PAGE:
In addition to personally getting involved in the race for the new riding of Oakville North—Burlington, Soudas was found to have asked his executive assistant, Crystal Kapteyn, to make calls into the riding to help solicit potential supporters for his fiancée, MP Eve Adams — all in violation of a condition in Soudas’s written employment contract as one of the party’s top strategists, sources say.
Jim Flaherty and Ronald Reagan agree too: economic growth helps balance budgets
When Liberal Leader Justin Trudeau made comments about the budget being able to balance itself if economic growth were higher, I paid little attention, as Canada’s budget deficit is relatively small and I have heard many others make this claim.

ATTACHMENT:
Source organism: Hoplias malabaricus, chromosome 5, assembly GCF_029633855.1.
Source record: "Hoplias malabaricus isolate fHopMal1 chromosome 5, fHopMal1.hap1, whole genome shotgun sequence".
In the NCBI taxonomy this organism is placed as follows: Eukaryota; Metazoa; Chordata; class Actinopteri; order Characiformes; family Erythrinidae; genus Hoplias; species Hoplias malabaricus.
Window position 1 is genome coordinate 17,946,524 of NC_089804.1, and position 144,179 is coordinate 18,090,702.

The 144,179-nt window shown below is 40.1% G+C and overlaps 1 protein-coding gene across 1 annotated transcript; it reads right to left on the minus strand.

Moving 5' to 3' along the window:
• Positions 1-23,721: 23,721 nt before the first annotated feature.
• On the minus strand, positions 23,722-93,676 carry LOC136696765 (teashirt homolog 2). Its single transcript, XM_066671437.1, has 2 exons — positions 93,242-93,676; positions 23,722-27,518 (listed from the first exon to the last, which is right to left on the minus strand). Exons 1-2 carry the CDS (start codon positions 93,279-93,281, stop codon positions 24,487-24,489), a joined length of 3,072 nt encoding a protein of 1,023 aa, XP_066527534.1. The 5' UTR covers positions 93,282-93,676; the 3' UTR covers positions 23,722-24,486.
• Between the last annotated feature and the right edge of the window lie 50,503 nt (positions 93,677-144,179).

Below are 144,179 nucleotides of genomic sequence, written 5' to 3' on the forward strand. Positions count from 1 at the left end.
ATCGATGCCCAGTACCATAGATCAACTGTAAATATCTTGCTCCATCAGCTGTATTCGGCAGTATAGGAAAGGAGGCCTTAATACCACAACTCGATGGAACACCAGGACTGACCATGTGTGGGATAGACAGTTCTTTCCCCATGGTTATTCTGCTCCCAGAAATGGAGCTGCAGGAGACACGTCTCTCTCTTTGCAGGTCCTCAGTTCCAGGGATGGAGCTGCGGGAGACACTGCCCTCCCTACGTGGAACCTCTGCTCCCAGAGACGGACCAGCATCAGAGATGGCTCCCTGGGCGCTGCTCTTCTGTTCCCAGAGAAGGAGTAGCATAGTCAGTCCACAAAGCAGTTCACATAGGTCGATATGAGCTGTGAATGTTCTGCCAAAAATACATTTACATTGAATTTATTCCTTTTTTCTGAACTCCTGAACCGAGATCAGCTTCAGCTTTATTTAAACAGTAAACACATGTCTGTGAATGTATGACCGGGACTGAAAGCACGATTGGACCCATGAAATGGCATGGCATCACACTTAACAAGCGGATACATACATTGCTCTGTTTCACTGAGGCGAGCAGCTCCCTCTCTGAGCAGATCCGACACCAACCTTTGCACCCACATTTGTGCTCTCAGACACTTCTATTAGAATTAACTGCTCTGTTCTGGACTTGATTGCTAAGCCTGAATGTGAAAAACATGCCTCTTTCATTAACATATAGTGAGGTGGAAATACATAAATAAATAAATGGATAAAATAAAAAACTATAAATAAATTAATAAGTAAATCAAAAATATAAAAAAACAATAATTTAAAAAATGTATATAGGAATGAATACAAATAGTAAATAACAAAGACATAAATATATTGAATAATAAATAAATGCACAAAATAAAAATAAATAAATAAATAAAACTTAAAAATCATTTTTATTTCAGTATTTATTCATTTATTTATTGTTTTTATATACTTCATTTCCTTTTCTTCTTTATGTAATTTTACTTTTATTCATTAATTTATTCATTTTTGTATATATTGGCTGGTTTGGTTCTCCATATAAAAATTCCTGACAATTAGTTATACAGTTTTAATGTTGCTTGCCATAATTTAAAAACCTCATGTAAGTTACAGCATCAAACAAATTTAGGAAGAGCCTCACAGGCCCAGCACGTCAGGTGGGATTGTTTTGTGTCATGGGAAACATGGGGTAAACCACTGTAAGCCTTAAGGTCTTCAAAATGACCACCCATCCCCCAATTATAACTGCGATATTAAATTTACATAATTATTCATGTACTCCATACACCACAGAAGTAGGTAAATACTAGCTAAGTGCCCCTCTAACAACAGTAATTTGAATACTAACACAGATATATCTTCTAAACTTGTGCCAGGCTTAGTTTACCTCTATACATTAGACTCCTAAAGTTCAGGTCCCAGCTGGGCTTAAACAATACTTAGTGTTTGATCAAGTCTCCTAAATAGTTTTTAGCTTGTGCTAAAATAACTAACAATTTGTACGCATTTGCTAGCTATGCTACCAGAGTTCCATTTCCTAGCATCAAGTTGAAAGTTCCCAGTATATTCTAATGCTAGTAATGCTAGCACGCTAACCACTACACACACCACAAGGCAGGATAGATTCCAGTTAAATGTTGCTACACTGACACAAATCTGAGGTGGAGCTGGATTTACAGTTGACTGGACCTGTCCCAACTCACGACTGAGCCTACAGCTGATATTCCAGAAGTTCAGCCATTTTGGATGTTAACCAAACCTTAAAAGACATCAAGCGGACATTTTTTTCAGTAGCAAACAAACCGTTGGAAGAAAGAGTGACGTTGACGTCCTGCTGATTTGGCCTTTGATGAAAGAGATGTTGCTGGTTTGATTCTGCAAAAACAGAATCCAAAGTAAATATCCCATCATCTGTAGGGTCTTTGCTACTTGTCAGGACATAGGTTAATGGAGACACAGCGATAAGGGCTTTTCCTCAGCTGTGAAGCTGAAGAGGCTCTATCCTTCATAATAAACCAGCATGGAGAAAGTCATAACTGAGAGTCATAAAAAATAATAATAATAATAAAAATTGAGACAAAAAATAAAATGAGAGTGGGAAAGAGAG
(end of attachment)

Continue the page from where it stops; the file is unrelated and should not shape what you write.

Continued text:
As such, I was surprised to see these comments form the basis of a recent Conservative Party TV commercial. In my view, it is an unusual point of criticism, as the idea that a government’s budgetary balance depends on economic growth is widely known by economists, and politicians such as Jim Flaherty, Ronald Reagan and even Steven Harper routinely point out how economic growth is crucial to balancing a government’s budget…..
In the current Canadian context, Justin Trudeau’s statement was reasonable to the point of being obvious. I am puzzled why his comments have received so much attention.”
UNFAIR ELECTIONS ACT
(There were too many articles on this topic to include them all. Everyone is paying attention except the Harper Government.)